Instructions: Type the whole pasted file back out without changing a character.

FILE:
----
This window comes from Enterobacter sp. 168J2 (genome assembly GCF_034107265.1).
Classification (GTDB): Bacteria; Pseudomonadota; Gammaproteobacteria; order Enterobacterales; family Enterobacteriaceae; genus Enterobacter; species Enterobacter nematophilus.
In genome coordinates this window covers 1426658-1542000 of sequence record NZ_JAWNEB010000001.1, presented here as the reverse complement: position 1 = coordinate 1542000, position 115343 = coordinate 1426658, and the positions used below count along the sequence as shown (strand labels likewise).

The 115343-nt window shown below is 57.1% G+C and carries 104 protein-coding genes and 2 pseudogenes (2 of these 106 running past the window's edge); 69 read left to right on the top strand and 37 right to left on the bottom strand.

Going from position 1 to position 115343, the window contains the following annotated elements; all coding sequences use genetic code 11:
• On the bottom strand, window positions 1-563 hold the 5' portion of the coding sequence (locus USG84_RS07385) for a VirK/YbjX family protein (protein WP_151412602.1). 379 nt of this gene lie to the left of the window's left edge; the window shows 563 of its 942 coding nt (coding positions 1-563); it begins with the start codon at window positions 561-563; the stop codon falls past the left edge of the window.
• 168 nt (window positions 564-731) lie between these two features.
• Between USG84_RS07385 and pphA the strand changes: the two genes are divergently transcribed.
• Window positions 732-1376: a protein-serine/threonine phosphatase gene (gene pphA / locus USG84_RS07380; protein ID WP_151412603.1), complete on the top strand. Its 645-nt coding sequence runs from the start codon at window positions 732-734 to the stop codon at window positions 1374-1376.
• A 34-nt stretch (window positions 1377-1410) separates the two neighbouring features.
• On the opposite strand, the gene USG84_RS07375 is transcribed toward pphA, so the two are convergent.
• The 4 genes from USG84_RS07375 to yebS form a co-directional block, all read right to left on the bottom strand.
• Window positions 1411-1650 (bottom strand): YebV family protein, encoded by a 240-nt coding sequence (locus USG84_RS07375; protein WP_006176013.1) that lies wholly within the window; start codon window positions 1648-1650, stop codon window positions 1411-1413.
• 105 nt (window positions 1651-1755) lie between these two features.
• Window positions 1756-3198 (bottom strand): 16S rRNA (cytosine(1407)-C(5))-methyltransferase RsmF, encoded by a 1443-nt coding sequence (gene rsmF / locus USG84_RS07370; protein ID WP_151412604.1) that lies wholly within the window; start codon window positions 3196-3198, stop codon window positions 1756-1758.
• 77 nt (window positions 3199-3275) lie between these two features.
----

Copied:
This window comes from Enterobacter sp. 168J2 (genome assembly GCF_034107265.1).
Classification (GTDB): Bacteria; Pseudomonadota; Gammaproteobacteria; order Enterobacterales; family Enterobacteriaceae; genus Enterobacter; species Enterobacter nematophilus.
In genome coordinates this window covers 1426658-1542000 of sequence record NZ_JAWNEB010000001.1, presented here as the reverse complement: position 1 = coordinate 1542000, position 115343 = coordinate 1426658, and the positions used below count along the sequence as shown (strand labels likewise).

The 115343-nt window shown below is 57.1% G+C and carries 104 protein-coding genes and 2 pseudogenes (2 of these 106 running past the window's edge); 69 read left to right on the top strand and 37 right to left on the bottom strand.

Going from position 1 to position 115343, the window contains the following annotated elements; all coding sequences use genetic code 11:
• On the bottom strand, window positions 1-563 hold the 5' portion of the coding sequence (locus USG84_RS07385) for a VirK/YbjX family protein (protein WP_151412602.1). 379 nt of this gene lie to the left of the window's left edge; the window shows 563 of its 942 coding nt (coding positions 1-563); it begins with the start codon at window positions 561-563; the stop codon falls past the left edge of the window.
• 168 nt (window positions 564-731) lie between these two features.
• Between USG84_RS07385 and pphA the strand changes: the two genes are divergently transcribed.
• Window positions 732-1376: a protein-serine/threonine phosphatase gene (gene pphA / locus USG84_RS07380; protein ID WP_151412603.1), complete on the top strand. Its 645-nt coding sequence runs from the start codon at window positions 732-734 to the stop codon at window positions 1374-1376.
• A 34-nt stretch (window positions 1377-1410) separates the two neighbouring features.
• On the opposite strand, the gene USG84_RS07375 is transcribed toward pphA, so the two are convergent.
• The 4 genes from USG84_RS07375 to yebS form a co-directional block, all read right to left on the bottom strand.
• Window positions 1411-1650 (bottom strand): YebV family protein, encoded by a 240-nt coding sequence (locus USG84_RS07375; protein WP_006176013.1) that lies wholly within the window; start codon window positions 1648-1650, stop codon window positions 1411-1413.
• 105 nt (window positions 1651-1755) lie between these two features.
• Window positions 1756-3198 (bottom strand): 16S rRNA (cytosine(1407)-C(5))-methyltransferase RsmF, encoded by a 1443-nt coding sequence (gene rsmF / locus USG84_RS07370; protein ID WP_151412604.1) that lies wholly within the window; start codon window positions 3196-3198, stop codon window positions 1756-1758.
• 77 nt (window positions 3199-3275) lie between these two features.